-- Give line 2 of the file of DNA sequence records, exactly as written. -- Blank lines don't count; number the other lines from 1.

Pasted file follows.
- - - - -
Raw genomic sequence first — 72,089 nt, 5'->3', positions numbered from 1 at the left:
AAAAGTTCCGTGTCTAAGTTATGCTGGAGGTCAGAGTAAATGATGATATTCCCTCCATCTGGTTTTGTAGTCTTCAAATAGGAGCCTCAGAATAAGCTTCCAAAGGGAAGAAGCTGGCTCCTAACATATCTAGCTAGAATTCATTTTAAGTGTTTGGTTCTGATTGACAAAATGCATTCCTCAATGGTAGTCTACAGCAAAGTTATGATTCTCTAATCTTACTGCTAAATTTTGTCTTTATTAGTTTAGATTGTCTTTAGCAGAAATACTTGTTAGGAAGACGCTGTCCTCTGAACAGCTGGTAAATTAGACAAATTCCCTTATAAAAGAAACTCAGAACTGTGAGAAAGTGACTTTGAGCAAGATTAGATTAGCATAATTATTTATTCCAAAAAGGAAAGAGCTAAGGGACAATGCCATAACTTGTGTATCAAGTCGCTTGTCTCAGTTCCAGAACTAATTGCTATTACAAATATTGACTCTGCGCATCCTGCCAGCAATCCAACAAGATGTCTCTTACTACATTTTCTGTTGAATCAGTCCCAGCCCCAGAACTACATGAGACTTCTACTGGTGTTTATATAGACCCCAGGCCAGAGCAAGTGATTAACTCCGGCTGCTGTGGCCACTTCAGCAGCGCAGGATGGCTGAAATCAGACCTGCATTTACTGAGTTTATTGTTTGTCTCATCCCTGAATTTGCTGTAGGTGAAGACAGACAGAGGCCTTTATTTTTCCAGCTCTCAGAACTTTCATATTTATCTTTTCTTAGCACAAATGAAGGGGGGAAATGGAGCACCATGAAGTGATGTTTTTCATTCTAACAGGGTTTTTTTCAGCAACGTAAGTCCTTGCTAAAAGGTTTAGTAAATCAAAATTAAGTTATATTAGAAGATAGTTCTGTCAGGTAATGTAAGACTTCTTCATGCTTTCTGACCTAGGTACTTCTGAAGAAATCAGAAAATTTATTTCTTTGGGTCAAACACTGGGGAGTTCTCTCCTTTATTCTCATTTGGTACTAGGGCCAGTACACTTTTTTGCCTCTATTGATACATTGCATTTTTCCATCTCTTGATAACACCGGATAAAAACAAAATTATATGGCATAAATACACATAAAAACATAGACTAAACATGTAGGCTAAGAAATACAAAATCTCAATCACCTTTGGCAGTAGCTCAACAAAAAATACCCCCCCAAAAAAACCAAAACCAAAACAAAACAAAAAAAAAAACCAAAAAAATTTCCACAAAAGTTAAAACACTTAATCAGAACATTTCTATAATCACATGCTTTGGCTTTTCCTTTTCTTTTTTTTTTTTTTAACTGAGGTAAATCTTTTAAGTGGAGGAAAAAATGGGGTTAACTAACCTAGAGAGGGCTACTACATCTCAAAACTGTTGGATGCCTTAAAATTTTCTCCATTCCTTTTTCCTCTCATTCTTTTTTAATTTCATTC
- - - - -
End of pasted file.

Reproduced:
AAAAGTTCCGTGTCTAAGTTATGCTGGAGGTCAGAGTAAATGATGATATTCCCTCCATCTGGTTTTGTAGTCTTCAAATAGGAGCCTCAGAATAAGCTTCCAAAGGGAAGAAGCTGGCTCCTAACATATCTAGCTAGAATTCATTTTAAGTGTTTGGTTCTGATTGACAAAATGCATTCCTCAATGGTAGTCTACAGCAAAGTTATGATTCTCTAATCTTACTGCTAAATTTTGTCTTTATTAGTTTAGATTGTCTTTAGCAGAAATACTTGTTAGGAAGACGCTGTCCTCTGAACAGCTGGTAAATTAGACAAATTCCCTTATAAAAGAAACTCAGAACTGTGAGAAAGTGACTTTGAGCAAGATTAGATTAGCATAATTATTTATTCCAAAAAGGAAAGAGCTAAGGGACAATGCCATAACTTGTGTATCAAGTCGCTTGTCTCAGTTCCAGAACTAATTGCTATTACAAATATTGACTCTGCGCATCCTGCCAGCAATCCAACAAGATGTCTCTTACTACATTTTCTGTTGAATCAGTCCCAGCCCCAGAACTACATGAGACTTCTACTGGTGTTTATATAGACCCCAGGCCAGAGCAAGTGATTAACTCCGGCTGCTGTGGCCACTTCAGCAGCGCAGGATGGCTGAAATCAGACCTGCATTTACTGAGTTTATTGTTTGTCTCATCCCTGAATTTGCTGTAGGTGAAGACAGACAGAGGCCTTTATTTTTCCAGCTCTCAGAACTTTCATATTTATCTTTTCTTAGCACAAATGAAGGGGGGAAATGGAGCACCATGAAGTGATGTTTTTCATTCTAACAGGGTTTTTTTCAGCAACGTAAGTCCTTGCTAAAAGGTTTAGTAAATCAAAATTAAGTTATATTAGAAGATAGTTCTGTCAGGTAATGTAAGACTTCTTCATGCTTTCTGACCTAGGTACTTCTGAAGAAATCAGAAAATTTATTTCTTTGGGTCAAACACTGGGGAGTTCTCTCCTTTATTCTCATTTGGTACTAGGGCCAGTACACTTTTTTGCCTCTATTGATACATTGCATTTTTCCATCTCTTGATAACACCGGATAAAAACAAAATTATATGGCATAAATACACATAAAAACATAGACTAAACATGTAGGCTAAGAAATACAAAATCTCAATCACCTTTGGCAGTAGCTCAACAAAAAATACCCCCCCAAAAAAACCAAAACCAAAACAAAACAAAAAAAAAAACCAAAAAAATTTCCACAAAAGTTAAAACACTTAATCAGAACATTTCTATAATCACATGCTTTGGCTTTTCCTTTTCTTTTTTTTTTTTTTAACTGAGGTAAATCTTTTAAGTGGAGGAAAAAATGGGGTTAACTAACCTAGAGAGGGCTACTACATCTCAAAACTGTTGGATGCCTTAAAATTTTCTCCATTCCTTTTTCCTCTCATTCTTTTTTAATTTCATTC